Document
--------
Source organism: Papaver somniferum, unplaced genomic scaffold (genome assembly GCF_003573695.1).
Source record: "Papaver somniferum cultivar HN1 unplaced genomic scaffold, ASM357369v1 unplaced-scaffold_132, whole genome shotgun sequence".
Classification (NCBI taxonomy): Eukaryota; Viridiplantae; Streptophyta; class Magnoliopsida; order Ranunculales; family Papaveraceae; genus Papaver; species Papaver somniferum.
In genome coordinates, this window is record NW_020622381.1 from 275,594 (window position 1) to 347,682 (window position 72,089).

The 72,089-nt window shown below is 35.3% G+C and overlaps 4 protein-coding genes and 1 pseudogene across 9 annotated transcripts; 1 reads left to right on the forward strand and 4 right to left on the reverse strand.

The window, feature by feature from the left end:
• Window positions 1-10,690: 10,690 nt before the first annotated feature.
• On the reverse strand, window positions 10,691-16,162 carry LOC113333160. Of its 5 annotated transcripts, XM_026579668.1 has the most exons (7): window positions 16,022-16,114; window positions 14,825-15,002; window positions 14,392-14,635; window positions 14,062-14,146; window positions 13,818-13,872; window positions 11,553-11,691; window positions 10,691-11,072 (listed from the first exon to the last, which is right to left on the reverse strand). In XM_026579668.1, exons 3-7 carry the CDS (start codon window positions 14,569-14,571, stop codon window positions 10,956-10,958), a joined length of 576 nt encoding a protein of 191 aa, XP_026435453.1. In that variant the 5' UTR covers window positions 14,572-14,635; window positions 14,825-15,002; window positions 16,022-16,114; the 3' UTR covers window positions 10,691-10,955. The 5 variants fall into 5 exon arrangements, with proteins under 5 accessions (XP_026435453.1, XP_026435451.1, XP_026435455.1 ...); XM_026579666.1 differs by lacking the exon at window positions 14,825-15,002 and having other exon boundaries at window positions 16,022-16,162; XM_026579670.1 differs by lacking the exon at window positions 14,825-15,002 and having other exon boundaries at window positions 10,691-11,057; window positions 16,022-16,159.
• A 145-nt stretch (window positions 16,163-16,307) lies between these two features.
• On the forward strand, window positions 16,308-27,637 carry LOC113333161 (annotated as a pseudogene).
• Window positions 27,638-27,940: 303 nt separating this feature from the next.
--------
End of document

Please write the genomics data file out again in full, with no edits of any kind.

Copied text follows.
Source organism: Papaver somniferum, unplaced genomic scaffold (genome assembly GCF_003573695.1).
Source record: "Papaver somniferum cultivar HN1 unplaced genomic scaffold, ASM357369v1 unplaced-scaffold_132, whole genome shotgun sequence".
Classification (NCBI taxonomy): Eukaryota; Viridiplantae; Streptophyta; class Magnoliopsida; order Ranunculales; family Papaveraceae; genus Papaver; species Papaver somniferum.
In genome coordinates, this window is record NW_020622381.1 from 275,594 (window position 1) to 347,682 (window position 72,089).

The 72,089-nt window shown below is 35.3% G+C and overlaps 4 protein-coding genes and 1 pseudogene across 9 annotated transcripts; 1 reads left to right on the forward strand and 4 right to left on the reverse strand.

The window, feature by feature from the left end:
• Window positions 1-10,690: 10,690 nt before the first annotated feature.
• On the reverse strand, window positions 10,691-16,162 carry LOC113333160. Of its 5 annotated transcripts, XM_026579668.1 has the most exons (7): window positions 16,022-16,114; window positions 14,825-15,002; window positions 14,392-14,635; window positions 14,062-14,146; window positions 13,818-13,872; window positions 11,553-11,691; window positions 10,691-11,072 (listed from the first exon to the last, which is right to left on the reverse strand). In XM_026579668.1, exons 3-7 carry the CDS (start codon window positions 14,569-14,571, stop codon window positions 10,956-10,958), a joined length of 576 nt encoding a protein of 191 aa, XP_026435453.1. In that variant the 5' UTR covers window positions 14,572-14,635; window positions 14,825-15,002; window positions 16,022-16,114; the 3' UTR covers window positions 10,691-10,955. The 5 variants fall into 5 exon arrangements, with proteins under 5 accessions (XP_026435453.1, XP_026435451.1, XP_026435455.1 ...); XM_026579666.1 differs by lacking the exon at window positions 14,825-15,002 and having other exon boundaries at window positions 16,022-16,162; XM_026579670.1 differs by lacking the exon at window positions 14,825-15,002 and having other exon boundaries at window positions 10,691-11,057; window positions 16,022-16,159.
• A 145-nt stretch (window positions 16,163-16,307) lies between these two features.
• On the forward strand, window positions 16,308-27,637 carry LOC113333161 (annotated as a pseudogene).
• Window positions 27,638-27,940: 303 nt separating this feature from the next.